This week's TOS Blog Cruise questions is, "How do you homeschool multiple ages?"
With a classroom of only two students, I'm not sure how qualified I am to answer this question. I no longer have little ones in the house. While I don't have a lot of kids to juggle, my kids are not at the same grade level on anything. In fact, our grade level range is much wider than the age range when you take into account grade variances among subjects for the same child. I'll try to pull from my memory what I did one my youngest was still ripping wallpaper off the wall when I turned my back, but most of my perspective will be on two school-aged children with a wide gap between functional grade levels.
There is no reason why teaching multiple levels should be a huge concern. The one-room schoolhouse of yesteryear worked under this model successfully. In fact, there are various levels within the modern classroom, even if segmented by grade. Essentially, this question is one of using time wisely so that the children in your homeschool get a balance of one-on-one and independent learning time.
1. Incorporate the younger kids
When my kids were younger, my son benefited from many field trips and activities that I normally wouldn't have done with him until he was much older. He was learning right along and secretly soaking up all kinds of information. Of course, you should check with the activity coordinator and make sure little ones can come and never bring younger siblings that may have behaviors that will disrupt the older kids. The main point is, don't limit activities that your older kids will enjoy because you think your younger kids won't get much out of it. They likely will get more out of it than you think.
2. Nap, anyone?
This seems obvious, but worth mentioning because new homeschoolers don't always realize that homeschooling doesn't mean 6 straight hours of work. Utilize nap time wisely and do whatever subjects your older kids need the most help on while little ones nap. A lot can be accomplished in 2 hours. When your toddler is needing supervision, have independent work available for your older kids.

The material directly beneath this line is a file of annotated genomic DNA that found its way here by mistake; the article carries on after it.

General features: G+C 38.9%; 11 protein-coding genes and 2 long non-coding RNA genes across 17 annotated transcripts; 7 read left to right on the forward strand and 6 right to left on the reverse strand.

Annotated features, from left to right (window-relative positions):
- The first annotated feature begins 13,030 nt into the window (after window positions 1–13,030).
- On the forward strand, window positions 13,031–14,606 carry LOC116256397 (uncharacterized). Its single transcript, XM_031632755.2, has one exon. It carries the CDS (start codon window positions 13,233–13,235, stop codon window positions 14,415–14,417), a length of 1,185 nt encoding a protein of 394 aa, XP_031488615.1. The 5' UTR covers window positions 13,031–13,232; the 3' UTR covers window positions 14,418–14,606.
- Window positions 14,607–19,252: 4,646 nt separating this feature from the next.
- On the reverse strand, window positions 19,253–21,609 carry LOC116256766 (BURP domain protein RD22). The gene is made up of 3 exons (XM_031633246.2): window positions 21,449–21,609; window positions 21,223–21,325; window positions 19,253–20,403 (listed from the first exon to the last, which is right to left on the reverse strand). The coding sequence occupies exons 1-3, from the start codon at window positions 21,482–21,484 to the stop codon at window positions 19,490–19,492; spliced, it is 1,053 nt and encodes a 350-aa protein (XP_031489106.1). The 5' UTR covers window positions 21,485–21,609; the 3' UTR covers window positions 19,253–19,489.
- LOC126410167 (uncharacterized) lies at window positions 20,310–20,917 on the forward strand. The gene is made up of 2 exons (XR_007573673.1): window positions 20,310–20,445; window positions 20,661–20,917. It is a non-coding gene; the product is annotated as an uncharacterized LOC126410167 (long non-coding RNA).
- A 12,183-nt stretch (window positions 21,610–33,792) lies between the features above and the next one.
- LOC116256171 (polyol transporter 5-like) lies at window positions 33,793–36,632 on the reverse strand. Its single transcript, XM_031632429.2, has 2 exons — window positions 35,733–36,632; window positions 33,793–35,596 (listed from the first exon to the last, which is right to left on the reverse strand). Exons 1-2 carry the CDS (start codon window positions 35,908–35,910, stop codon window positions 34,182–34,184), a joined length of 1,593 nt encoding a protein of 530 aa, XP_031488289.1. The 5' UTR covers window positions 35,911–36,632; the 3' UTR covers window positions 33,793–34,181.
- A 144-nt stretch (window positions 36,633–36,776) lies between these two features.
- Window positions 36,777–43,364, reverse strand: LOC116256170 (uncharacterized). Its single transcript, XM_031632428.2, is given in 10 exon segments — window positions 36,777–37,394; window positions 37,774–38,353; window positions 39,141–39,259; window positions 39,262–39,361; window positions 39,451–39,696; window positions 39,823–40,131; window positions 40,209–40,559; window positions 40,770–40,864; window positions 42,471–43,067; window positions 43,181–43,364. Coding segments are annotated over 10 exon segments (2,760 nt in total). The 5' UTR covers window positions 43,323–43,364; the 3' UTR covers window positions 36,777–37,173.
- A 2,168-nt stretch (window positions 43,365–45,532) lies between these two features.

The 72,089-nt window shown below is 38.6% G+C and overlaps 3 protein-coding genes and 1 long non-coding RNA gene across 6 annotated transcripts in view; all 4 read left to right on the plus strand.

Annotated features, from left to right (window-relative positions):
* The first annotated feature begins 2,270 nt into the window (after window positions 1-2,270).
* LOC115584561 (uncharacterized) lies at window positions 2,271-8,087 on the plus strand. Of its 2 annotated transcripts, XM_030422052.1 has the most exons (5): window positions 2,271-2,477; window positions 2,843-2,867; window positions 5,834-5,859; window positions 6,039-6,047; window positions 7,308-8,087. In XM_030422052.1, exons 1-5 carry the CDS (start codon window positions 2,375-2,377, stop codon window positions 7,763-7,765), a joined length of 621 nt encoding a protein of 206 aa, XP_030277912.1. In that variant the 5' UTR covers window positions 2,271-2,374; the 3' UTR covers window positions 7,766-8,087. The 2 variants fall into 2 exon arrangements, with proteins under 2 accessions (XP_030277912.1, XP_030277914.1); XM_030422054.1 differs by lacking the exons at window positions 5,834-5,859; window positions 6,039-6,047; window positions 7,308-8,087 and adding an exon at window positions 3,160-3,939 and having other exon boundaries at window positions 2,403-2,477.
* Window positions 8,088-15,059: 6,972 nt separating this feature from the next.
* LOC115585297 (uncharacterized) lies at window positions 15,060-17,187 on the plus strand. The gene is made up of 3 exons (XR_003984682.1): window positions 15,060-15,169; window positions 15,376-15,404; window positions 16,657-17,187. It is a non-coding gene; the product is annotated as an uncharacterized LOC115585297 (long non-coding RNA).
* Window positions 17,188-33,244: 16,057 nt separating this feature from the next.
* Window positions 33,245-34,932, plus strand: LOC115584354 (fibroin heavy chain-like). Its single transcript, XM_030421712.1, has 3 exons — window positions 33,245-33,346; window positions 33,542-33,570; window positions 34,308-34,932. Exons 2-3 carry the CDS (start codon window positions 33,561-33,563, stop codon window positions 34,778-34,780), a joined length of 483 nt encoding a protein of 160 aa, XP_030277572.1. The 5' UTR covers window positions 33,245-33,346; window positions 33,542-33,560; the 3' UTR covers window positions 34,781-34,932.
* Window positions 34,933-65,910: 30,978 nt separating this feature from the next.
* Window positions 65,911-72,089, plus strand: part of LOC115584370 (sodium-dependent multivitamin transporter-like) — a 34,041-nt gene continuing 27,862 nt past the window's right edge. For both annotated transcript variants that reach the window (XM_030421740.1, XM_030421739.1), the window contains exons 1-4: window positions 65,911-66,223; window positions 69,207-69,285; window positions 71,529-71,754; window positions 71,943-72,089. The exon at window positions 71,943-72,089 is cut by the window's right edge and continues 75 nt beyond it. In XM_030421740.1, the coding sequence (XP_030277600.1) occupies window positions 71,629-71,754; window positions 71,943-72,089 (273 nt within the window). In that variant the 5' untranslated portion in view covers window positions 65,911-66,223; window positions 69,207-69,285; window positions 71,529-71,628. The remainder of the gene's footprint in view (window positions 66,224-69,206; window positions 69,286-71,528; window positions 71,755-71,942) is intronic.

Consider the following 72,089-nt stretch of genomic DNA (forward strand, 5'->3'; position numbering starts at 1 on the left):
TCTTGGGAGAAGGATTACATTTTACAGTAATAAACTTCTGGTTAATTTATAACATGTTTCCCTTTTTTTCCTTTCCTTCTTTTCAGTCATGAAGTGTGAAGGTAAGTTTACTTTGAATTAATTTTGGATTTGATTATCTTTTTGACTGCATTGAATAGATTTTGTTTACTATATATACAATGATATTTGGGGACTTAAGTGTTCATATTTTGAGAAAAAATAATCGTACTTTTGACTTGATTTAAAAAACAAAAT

3. Look for materials that can be modified up or down to meet all levels.
Sonlight is a prime example of this. Children can enjoy read-alouds at various levels. Younger children can narrate back the story while older kids can be assigned written comprehension questions. While my children have quite a gap in their grade level, I can almost always teach history together on some level.
4. Strive towards independence of the older children.
I'll admit that I actually teach my oldest very little. At 13, she is able to do most of her work on her own. I am more of a facilitator and am available to help in trouble areas. I understand that not all kids are independent, but it is something that should eventually be the goal. After all, a major part of learning is to know how to teach oneself. With the oldest more independent, I have more time available to work with my younger child.
5. Outsource some subjects.
There is nothing wrong with outsourcing some subjects. My daughter currently takes two online classes. One is in a foreign language which I really didn't want to teach. The other is in a subject that I could teach, but I wanted to give the experience of working with someone other than me and receiving outside grades. Online courses are sometimes expensive, but worth it to me. Another option would be a local co-op course.
I've also swapped time with a friend. While she taught my daughter and her son writing, I taught her daughter spelling. It saved time and money for both of us.
6. Have independent learning activities available when needed.
There are times when I'm working with one child and the other is requiring my help. I try to have several independent activities ready and available. Rather than loose the learning opportunity while one child waits, I will instruct them to silently read the next chapter of a book, log on to an educational website, or work out of a puzzle workbook. The important thing is to have the items ready and available. What I do is incorporate this into our workboxes. Typically, I'll have the materials for several independent activities in the last few workboxes. If my son is needing me, I just tell him to pick one of the last three boxes to work on while he waits.
My daughter is able to select something on her own if her assignments are neatly in front of her. If she needs me for math but I am not available, it is simple to catch up on some textbook reading of another subject is she has her materials and assignments well laid-out.
If you have little ones not formally learning, be sure to have plenty of boxes of new activities to rotate. Puzzles, playdough, and playsets that aren't all the time are great to pull out to steal 15 minutes to work with another child.
The answer to teaching multiple levels is to use your time wisely and thinking outside of the box. Make use of your time and their time, while striving towards an independent learner.